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Assembly Panel Wants to Keep Businesses, Jobs from Moving to Neighboring States

Industries Past and Future

“New Jersey is a different place than it was 30 to 40 years ago. I don’t think we’re going to attract a chemical presence anymore, which is what formed a base of New Jersey’s industry before,” said Michael Egenton, senior vice president of the state chamber of commerce.

Now the hot industries setting up shop in-state tend toward finance, healthcare, and biotech, he said.

More than 350 biotech industries flourish in New Jersey today, vs. just 80 16 years ago, said Bill O’Donnell, vice president of BioNJ, the state’s trade association for the life sciences industry. Labor boosters view the cutting-edge field that uses live organisms in healthcare products and procedures (as opposed to the pharmaceutical industry, which uses chemicals) as valuable for its use of skilled labor, high earning potential, and potential growth.

In return, the industry rewards New Jersey handsomely, as evidenced by two distinguishing factors: the Fierce Biotech daily industry newsletter named it one of world’s top-five growth markets for biotech, and its $4.8 billion in industry-funded life-sciences R&D ranks it number one in the nation.

But still, it’s not enough. According to O’Donnell, “access to adequate funding remains one of the greatest impediments to growth, especially at the beginning.” He proposed that the legislature create more programs like the Edison Innovation Fund to facilitate venture funding and grants to biotech startups, “if New Jersey intends to remain the medicine cabinet of the world.” Life Sciences and NJ

Johnson acknowledged he needs to better familiarize himself with the role the life-sciences industry could play in the state’s economic future.

“I didn’t realize how big the biotech industry is in New Jersey so of course I’ll be paying attention,” he said.

More so than in other industries, life sciences requires a highly trained workforce and thrives in partnership with universities, where workforce training programs, research, and clinical trials can ideally be conducted in tandem.

Boosters want Trenton to create a database of corporate research taking place alongside the state’s educational institutions to facilitate connections for other companies looking for the same sort of collaboration. As it stands, Michael Klein, executive director of the New Jersey Association of State Colleges & Universities, sayid too many clinical trials get outsourced to the “Research Triangle” region in North Carolina.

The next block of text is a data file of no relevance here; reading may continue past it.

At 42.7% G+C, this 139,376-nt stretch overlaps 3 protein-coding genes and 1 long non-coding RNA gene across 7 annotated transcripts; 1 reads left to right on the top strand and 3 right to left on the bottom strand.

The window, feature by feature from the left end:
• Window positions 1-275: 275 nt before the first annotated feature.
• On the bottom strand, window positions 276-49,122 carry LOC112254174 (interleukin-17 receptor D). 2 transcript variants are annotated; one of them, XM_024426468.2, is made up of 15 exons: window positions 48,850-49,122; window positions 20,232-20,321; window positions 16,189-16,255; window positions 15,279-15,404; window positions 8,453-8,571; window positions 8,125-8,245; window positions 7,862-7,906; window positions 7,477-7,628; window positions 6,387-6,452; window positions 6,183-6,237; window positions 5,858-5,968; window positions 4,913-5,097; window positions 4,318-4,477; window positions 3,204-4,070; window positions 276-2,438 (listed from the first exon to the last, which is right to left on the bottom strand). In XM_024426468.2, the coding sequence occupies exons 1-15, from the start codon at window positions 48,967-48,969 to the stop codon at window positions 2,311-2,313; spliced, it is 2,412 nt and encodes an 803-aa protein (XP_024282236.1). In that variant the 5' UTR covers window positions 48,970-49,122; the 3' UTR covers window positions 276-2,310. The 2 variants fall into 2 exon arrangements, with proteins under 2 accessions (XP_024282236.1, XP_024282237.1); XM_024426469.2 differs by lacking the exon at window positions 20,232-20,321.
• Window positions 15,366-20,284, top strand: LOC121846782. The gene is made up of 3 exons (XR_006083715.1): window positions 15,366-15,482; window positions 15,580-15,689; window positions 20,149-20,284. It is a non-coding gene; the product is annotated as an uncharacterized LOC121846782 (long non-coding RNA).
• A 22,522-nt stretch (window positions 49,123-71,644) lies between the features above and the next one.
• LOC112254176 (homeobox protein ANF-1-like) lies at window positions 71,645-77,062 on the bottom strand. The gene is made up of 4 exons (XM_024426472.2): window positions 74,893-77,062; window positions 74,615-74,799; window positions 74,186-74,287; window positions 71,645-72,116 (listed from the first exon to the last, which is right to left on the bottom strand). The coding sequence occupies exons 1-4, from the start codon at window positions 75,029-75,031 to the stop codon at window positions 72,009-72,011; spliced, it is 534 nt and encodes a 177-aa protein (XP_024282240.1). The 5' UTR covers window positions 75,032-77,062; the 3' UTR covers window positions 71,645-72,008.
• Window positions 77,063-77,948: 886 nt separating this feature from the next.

Klein also urged lawmakers to relax restrictions on state schools that require approval from governing boards that may only meet once per quarter and slow the process of building facilities and creating programs at a time when universities are seeking to establish professional certificates for popular industries as an additional source of revenue.

Sheila Oliver (D-Essex) is calling on fellow committee members to explore job training programs at all levels to ensure that prospective businesses can find the workforce they need in New Jersey.

Whether it’s a pool of highly skilled scientists and engineers or a group of employees who require basic job skills to populate everyday Main Street businesses, Oliver implores fellow lawmakers to examine current workforce development programs and reroute funding to those that offer modern job training. Not doing so could leave companies with a pitiful pool of applicants and wasted public funding for such programs.

“Some of the training on the local level is so antiquated, it doesn’t reflect current needs,” she said of urban workforce development programs, typically funded with federal funds routed through the state. “I do not see a correlation between the amount of money we’re spending and who actually gets those jobs.”

Committee members also said they plan to discuss the need for modern transportation, water, and energy infrastructure to assure companies that their utilities are reliable and not overpriced and that employees can safely and conveniently travel to and from work.

“We are competing with other states and regions and we have to ensure that we’re cognizant of what’s out there and doing all we can to provide incentives to invest in New Jersey,” Johnson said.

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